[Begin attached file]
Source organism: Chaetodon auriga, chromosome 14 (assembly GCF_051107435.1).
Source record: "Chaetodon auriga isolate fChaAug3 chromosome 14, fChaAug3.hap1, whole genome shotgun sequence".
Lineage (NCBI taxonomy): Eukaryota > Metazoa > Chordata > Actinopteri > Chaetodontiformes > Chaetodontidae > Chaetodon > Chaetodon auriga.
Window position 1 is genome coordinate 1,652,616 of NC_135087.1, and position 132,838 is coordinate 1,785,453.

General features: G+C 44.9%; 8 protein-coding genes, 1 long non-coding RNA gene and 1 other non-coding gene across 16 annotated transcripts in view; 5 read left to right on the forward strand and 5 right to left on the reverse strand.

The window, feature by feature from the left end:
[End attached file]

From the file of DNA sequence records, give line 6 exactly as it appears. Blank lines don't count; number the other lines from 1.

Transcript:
The window, feature by feature from the left end: